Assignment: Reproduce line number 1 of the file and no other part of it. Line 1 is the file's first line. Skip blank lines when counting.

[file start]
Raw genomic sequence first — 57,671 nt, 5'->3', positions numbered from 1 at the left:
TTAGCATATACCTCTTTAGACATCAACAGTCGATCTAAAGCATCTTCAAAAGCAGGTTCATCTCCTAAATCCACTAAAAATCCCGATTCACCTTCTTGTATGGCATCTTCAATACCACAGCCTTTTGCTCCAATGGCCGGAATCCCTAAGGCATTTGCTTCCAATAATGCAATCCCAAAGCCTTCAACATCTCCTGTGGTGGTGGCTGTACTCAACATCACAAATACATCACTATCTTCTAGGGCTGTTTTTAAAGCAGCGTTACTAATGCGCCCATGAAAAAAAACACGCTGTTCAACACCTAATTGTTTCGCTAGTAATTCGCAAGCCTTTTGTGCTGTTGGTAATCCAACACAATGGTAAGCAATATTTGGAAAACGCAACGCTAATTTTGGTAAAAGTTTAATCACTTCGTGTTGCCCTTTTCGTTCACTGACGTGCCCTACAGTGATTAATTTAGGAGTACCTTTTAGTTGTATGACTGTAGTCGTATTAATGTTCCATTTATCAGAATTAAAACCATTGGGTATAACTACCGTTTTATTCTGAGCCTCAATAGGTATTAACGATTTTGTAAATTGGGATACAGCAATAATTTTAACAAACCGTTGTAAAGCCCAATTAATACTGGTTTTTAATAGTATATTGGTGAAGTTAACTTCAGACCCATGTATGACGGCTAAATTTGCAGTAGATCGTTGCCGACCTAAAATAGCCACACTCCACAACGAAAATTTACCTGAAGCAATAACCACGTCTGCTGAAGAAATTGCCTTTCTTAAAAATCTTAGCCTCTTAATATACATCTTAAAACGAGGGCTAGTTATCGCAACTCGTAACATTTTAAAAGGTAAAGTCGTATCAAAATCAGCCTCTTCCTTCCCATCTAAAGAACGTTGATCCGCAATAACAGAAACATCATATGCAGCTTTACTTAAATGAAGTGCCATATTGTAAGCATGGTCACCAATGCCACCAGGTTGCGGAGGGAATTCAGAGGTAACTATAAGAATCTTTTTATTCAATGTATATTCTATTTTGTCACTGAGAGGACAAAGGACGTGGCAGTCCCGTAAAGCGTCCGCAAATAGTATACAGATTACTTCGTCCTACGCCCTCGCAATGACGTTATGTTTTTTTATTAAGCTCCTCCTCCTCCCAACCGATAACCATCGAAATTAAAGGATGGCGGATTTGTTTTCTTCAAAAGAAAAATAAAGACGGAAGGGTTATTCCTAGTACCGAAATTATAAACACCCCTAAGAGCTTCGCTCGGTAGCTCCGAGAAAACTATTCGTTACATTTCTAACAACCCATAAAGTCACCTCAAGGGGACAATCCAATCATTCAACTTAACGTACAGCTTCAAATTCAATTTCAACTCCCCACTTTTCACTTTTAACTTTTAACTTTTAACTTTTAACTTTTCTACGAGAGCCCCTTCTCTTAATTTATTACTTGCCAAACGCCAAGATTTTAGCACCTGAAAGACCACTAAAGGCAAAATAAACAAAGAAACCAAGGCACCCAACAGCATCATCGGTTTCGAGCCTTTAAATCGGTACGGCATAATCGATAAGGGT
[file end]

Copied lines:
Raw genomic sequence first — 57,671 nt, 5'->3', positions numbered from 1 at the left: